In the JournalsPerspective

Dual-eligible Medicare, Medicaid beneficiaries subject to persistently high costs

More than half of high-cost patients who were dually eligible for Medicare and Medicaid continued to have high costs over 3 years, according to research published in Annals of Internal Medicine.

“Little is known about the persistence of high-cost status among dual-eligible Medicare and Medicaid beneficiaries, who account for a substantial proportion of expenditures in both programs,” Jose F. Figueroa, MD, MPH, from Harvard School of Public Health and Brigham and Women’s Hospital, and colleagues wrote.

Figueroa and colleagues conducted an observational study to investigate what proportion of dual-eligible Medicare and Medicaid beneficiaries (n = 1,928,340) were subjected to persistently high costs from 2008 to 2010.

The researchers calculated the Medicare and Medicaid payments of participants each year. Beneficiaries whose spending was in the top 10% for a given year were categorized as high-cost. Those who were persistently high-cost were high-cost for all 3 years, while those who were transiently high-cost were high-cost in 2008 but not 2009 or 2010 and those who were not high-cost were not high-cost for all 3 years.

In 2008, the researchers identified 192,835 patients who were high-cost, of whom, 54.8% remained high-cost throughout the study period. High-cost patients were more likely to be younger, with fewer medical comorbidities and greater intellectual impairment.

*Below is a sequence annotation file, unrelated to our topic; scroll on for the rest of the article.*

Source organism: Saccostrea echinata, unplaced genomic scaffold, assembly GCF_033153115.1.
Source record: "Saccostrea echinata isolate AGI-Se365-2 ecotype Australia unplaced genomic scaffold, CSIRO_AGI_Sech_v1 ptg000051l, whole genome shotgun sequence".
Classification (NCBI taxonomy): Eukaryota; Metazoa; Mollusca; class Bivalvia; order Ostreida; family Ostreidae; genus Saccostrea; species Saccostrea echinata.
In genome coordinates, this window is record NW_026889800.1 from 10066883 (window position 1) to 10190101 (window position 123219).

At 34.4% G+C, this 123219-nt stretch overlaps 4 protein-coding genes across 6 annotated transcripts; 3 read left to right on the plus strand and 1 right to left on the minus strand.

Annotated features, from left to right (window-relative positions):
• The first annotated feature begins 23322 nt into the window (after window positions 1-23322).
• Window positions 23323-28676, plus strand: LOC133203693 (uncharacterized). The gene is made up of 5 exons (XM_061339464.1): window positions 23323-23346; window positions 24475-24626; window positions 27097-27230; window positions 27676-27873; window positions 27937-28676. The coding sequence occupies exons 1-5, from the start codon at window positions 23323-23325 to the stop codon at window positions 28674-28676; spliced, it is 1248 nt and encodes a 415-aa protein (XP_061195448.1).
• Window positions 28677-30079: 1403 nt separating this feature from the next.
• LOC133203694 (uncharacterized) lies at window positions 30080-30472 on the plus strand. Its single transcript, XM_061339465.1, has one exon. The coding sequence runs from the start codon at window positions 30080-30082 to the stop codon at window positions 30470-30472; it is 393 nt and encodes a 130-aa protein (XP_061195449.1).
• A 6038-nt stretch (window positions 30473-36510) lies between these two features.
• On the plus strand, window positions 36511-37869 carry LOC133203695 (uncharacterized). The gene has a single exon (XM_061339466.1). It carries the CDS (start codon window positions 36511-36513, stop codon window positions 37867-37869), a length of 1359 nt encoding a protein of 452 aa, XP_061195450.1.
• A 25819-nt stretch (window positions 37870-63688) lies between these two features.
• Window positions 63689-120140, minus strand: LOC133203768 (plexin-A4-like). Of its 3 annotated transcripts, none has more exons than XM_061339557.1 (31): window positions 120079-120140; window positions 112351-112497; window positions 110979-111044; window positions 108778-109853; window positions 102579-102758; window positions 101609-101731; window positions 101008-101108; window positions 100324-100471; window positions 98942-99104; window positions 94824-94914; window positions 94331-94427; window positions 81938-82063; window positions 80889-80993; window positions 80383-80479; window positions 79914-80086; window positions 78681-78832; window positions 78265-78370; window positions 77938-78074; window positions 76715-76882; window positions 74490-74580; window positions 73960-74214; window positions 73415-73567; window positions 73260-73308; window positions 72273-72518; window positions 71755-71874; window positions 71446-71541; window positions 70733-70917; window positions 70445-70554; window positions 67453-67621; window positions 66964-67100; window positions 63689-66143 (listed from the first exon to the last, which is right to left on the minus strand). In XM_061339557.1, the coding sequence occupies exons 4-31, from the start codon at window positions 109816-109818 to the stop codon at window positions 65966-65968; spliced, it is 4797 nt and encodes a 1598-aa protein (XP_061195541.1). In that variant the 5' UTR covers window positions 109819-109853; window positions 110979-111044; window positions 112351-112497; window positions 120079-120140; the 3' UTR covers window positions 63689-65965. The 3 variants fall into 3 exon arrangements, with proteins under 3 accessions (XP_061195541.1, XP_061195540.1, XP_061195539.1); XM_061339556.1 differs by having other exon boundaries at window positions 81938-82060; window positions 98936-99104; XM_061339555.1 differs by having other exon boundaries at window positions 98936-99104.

Beneficiaries who were persistently high-cost had costs of $161,224 per year, whereas those who were transiently high-cost had costs of $86,333 per year and those who were not high-cost had costs of $22,352 per year.

Persistently high-cost beneficiaries spent 68.8% of costs on long-term care and less than 1% on potentially preventable hospitalizations for ambulatory care–sensitive conditions.

“Strategies to control costs in dual-eligible beneficiaries may be more effective if they focus on reducing spending in long-term care rather than on reducing potentially preventable hospitalizations,” Figueroa and colleagues concluded. – by Alaina Tedesco

Disclosure: Figueroa reports no relevant financial disclosures. Please see study for all other authors’ relevant financial disclosures.

More than half of high-cost patients who were dually eligible for Medicare and Medicaid continued to have high costs over 3 years, according to research published in Annals of Internal Medicine.

“Little is known about the persistence of high-cost status among dual-eligible Medicare and Medicaid beneficiaries, who account for a substantial proportion of expenditures in both programs,” Jose F. Figueroa, MD, MPH, from Harvard School of Public Health and Brigham and Women’s Hospital, and colleagues wrote.

Figueroa and colleagues conducted an observational study to investigate what proportion of dual-eligible Medicare and Medicaid beneficiaries (n = 1,928,340) were subjected to persistently high costs from 2008 to 2010.